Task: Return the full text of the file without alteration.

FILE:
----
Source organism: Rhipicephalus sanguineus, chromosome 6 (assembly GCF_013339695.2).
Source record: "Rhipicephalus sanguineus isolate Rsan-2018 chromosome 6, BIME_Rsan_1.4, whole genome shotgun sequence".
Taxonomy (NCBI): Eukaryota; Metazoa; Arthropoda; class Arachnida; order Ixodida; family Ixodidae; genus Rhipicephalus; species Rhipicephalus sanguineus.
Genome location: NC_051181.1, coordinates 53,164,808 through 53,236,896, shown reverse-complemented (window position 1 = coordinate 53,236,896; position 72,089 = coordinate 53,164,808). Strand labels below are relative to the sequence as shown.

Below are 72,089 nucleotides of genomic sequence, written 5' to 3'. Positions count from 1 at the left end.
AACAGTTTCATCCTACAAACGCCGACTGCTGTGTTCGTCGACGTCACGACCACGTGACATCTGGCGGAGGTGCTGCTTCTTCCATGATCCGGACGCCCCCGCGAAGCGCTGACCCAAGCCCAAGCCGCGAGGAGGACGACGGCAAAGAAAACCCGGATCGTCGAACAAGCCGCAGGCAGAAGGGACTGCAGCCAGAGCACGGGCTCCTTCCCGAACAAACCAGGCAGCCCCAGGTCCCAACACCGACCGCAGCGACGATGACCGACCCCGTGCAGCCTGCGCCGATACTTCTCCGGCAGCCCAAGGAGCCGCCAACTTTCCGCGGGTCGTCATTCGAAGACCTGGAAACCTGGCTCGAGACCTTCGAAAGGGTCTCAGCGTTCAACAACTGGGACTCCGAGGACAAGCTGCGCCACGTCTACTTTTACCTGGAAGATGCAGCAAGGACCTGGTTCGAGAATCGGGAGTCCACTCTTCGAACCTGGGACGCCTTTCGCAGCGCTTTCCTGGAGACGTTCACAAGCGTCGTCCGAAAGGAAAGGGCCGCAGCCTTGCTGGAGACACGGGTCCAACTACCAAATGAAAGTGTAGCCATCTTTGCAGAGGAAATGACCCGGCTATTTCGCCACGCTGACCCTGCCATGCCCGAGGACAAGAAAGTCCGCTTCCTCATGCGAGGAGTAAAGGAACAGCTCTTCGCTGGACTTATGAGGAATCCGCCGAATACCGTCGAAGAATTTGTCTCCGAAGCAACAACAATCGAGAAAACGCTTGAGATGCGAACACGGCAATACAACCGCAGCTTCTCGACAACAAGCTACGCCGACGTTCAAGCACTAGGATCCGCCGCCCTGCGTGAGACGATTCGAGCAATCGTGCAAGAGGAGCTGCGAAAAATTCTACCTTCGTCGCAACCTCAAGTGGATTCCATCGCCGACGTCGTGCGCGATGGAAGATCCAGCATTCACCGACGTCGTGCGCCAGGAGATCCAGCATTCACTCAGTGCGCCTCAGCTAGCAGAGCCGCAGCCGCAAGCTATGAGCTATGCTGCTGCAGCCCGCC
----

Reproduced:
Source organism: Rhipicephalus sanguineus, chromosome 6 (assembly GCF_013339695.2).
Source record: "Rhipicephalus sanguineus isolate Rsan-2018 chromosome 6, BIME_Rsan_1.4, whole genome shotgun sequence".
Taxonomy (NCBI): Eukaryota; Metazoa; Arthropoda; class Arachnida; order Ixodida; family Ixodidae; genus Rhipicephalus; species Rhipicephalus sanguineus.
Genome location: NC_051181.1, coordinates 53,164,808 through 53,236,896, shown reverse-complemented (window position 1 = coordinate 53,236,896; position 72,089 = coordinate 53,164,808). Strand labels below are relative to the sequence as shown.

Below are 72,089 nucleotides of genomic sequence, written 5' to 3'. Positions count from 1 at the left end.
AACAGTTTCATCCTACAAACGCCGACTGCTGTGTTCGTCGACGTCACGACCACGTGACATCTGGCGGAGGTGCTGCTTCTTCCATGATCCGGACGCCCCCGCGAAGCGCTGACCCAAGCCCAAGCCGCGAGGAGGACGACGGCAAAGAAAACCCGGATCGTCGAACAAGCCGCAGGCAGAAGGGACTGCAGCCAGAGCACGGGCTCCTTCCCGAACAAACCAGGCAGCCCCAGGTCCCAACACCGACCGCAGCGACGATGACCGACCCCGTGCAGCCTGCGCCGATACTTCTCCGGCAGCCCAAGGAGCCGCCAACTTTCCGCGGGTCGTCATTCGAAGACCTGGAAACCTGGCTCGAGACCTTCGAAAGGGTCTCAGCGTTCAACAACTGGGACTCCGAGGACAAGCTGCGCCACGTCTACTTTTACCTGGAAGATGCAGCAAGGACCTGGTTCGAGAATCGGGAGTCCACTCTTCGAACCTGGGACGCCTTTCGCAGCGCTTTCCTGGAGACGTTCACAAGCGTCGTCCGAAAGGAAAGGGCCGCAGCCTTGCTGGAGACACGGGTCCAACTACCAAATGAAAGTGTAGCCATCTTTGCAGAGGAAATGACCCGGCTATTTCGCCACGCTGACCCTGCCATGCCCGAGGACAAGAAAGTCCGCTTCCTCATGCGAGGAGTAAAGGAACAGCTCTTCGCTGGACTTATGAGGAATCCGCCGAATACCGTCGAAGAATTTGTCTCCGAAGCAACAACAATCGAGAAAACGCTTGAGATGCGAACACGGCAATACAACCGCAGCTTCTCGACAACAAGCTACGCCGACGTTCAAGCACTAGGATCCGCCGCCCTGCGTGAGACGATTCGAGCAATCGTGCAAGAGGAGCTGCGAAAAATTCTACCTTCGTCGCAACCTCAAGTGGATTCCATCGCCGACGTCGTGCGCGATGGAAGATCCAGCATTCACCGACGTCGTGCGCCAGGAGATCCAGCATTCACTCAGTGCGCCTCAGCTAGCAGAGCCGCAGCCGCAAGCTATGAGCTATGCTGCTGCAGCCCGCC